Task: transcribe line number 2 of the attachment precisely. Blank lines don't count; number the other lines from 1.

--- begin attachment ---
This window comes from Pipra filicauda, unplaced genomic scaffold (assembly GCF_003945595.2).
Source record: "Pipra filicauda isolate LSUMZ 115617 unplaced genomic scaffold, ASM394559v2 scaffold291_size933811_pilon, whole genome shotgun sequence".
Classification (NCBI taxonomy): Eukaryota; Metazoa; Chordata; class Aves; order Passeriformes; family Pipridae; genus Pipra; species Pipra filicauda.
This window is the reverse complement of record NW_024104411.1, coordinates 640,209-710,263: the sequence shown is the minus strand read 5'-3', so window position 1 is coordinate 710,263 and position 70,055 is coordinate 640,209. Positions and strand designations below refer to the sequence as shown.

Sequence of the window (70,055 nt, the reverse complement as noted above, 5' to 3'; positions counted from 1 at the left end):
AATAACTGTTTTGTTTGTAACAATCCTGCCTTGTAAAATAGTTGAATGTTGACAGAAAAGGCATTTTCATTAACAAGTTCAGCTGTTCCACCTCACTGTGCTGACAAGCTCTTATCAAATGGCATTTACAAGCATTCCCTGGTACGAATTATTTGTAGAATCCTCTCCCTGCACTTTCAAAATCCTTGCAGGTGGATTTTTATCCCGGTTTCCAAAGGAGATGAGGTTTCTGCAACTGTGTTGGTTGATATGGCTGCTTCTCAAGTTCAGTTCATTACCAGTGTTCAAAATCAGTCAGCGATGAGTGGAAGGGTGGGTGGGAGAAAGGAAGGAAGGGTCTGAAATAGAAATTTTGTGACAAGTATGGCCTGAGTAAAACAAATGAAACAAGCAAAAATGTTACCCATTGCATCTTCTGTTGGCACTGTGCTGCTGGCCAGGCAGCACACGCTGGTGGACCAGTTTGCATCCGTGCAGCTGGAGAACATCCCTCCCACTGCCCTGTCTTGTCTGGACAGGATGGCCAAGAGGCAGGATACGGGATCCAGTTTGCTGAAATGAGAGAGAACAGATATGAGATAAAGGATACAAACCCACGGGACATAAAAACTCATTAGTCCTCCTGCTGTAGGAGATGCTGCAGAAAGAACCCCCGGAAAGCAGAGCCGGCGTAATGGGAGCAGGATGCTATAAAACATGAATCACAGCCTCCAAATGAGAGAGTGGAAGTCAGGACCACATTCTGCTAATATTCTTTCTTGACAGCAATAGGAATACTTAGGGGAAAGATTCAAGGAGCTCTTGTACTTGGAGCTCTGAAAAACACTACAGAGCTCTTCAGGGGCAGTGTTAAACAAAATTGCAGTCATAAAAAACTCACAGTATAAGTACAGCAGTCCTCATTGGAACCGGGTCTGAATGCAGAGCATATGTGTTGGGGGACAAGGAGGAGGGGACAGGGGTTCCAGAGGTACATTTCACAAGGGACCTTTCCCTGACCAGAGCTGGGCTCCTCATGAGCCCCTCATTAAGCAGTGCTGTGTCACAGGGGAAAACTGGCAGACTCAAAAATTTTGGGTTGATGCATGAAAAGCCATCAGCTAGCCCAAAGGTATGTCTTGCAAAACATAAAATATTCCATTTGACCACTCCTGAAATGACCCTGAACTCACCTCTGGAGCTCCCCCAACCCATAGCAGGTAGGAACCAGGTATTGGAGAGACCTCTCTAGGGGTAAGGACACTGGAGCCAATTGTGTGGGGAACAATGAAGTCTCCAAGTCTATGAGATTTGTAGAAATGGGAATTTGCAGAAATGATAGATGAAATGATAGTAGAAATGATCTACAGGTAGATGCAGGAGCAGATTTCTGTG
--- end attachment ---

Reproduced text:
Source record: "Pipra filicauda isolate LSUMZ 115617 unplaced genomic scaffold, ASM394559v2 scaffold291_size933811_pilon, whole genome shotgun sequence".